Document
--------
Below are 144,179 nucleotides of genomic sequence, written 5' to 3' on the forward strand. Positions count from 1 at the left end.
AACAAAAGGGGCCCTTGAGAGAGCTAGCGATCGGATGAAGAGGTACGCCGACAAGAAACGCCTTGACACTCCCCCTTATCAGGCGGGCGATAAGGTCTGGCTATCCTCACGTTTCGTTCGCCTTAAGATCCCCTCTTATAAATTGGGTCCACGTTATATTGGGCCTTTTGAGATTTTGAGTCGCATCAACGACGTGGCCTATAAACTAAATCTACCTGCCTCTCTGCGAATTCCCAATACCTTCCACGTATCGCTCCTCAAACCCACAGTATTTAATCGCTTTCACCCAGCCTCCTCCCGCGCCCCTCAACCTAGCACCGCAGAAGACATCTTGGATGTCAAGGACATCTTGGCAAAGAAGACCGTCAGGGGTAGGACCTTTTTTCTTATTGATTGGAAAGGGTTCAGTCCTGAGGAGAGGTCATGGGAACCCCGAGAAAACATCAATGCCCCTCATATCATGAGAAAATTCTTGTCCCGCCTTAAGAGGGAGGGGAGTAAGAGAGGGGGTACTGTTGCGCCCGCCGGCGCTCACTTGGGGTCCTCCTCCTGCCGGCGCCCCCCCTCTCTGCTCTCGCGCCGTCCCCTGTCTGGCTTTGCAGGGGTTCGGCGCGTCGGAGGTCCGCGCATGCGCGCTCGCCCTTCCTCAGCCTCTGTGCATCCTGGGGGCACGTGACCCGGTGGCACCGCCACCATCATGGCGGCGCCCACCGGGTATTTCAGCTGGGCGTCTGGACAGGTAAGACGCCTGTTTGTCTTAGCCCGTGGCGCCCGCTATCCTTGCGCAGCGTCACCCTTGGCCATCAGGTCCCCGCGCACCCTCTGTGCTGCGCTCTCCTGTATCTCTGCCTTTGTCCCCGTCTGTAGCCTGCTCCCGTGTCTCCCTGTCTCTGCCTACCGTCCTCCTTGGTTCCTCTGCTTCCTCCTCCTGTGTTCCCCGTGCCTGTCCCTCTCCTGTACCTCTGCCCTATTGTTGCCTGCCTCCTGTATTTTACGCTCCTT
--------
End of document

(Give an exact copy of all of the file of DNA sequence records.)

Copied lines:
Below are 144,179 nucleotides of genomic sequence, written 5' to 3' on the forward strand. Positions count from 1 at the left end.
AACAAAAGGGGCCCTTGAGAGAGCTAGCGATCGGATGAAGAGGTACGCCGACAAGAAACGCCTTGACACTCCCCCTTATCAGGCGGGCGATAAGGTCTGGCTATCCTCACGTTTCGTTCGCCTTAAGATCCCCTCTTATAAATTGGGTCCACGTTATATTGGGCCTTTTGAGATTTTGAGTCGCATCAACGACGTGGCCTATAAACTAAATCTACCTGCCTCTCTGCGAATTCCCAATACCTTCCACGTATCGCTCCTCAAACCCACAGTATTTAATCGCTTTCACCCAGCCTCCTCCCGCGCCCCTCAACCTAGCACCGCAGAAGACATCTTGGATGTCAAGGACATCTTGGCAAAGAAGACCGTCAGGGGTAGGACCTTTTTTCTTATTGATTGGAAAGGGTTCAGTCCTGAGGAGAGGTCATGGGAACCCCGAGAAAACATCAATGCCCCTCATATCATGAGAAAATTCTTGTCCCGCCTTAAGAGGGAGGGGAGTAAGAGAGGGGGTACTGTTGCGCCCGCCGGCGCTCACTTGGGGTCCTCCTCCTGCCGGCGCCCCCCCTCTCTGCTCTCGCGCCGTCCCCTGTCTGGCTTTGCAGGGGTTCGGCGCGTCGGAGGTCCGCGCATGCGCGCTCGCCCTTCCTCAGCCTCTGTGCATCCTGGGGGCACGTGACCCGGTGGCACCGCCACCATCATGGCGGCGCCCACCGGGTATTTCAGCTGGGCGTCTGGACAGGTAAGACGCCTGTTTGTCTTAGCCCGTGGCGCCCGCTATCCTTGCGCAGCGTCACCCTTGGCCATCAGGTCCCCGCGCACCCTCTGTGCTGCGCTCTCCTGTATCTCTGCCTTTGTCCCCGTCTGTAGCCTGCTCCCGTGTCTCCCTGTCTCTGCCTACCGTCCTCCTTGGTTCCTCTGCTTCCTCCTCCTGTGTTCCCCGTGCCTGTCCCTCTCCTGTACCTCTGCCCTATTGTTGCCTGCCTCCTGTATTTTACGCTCCTT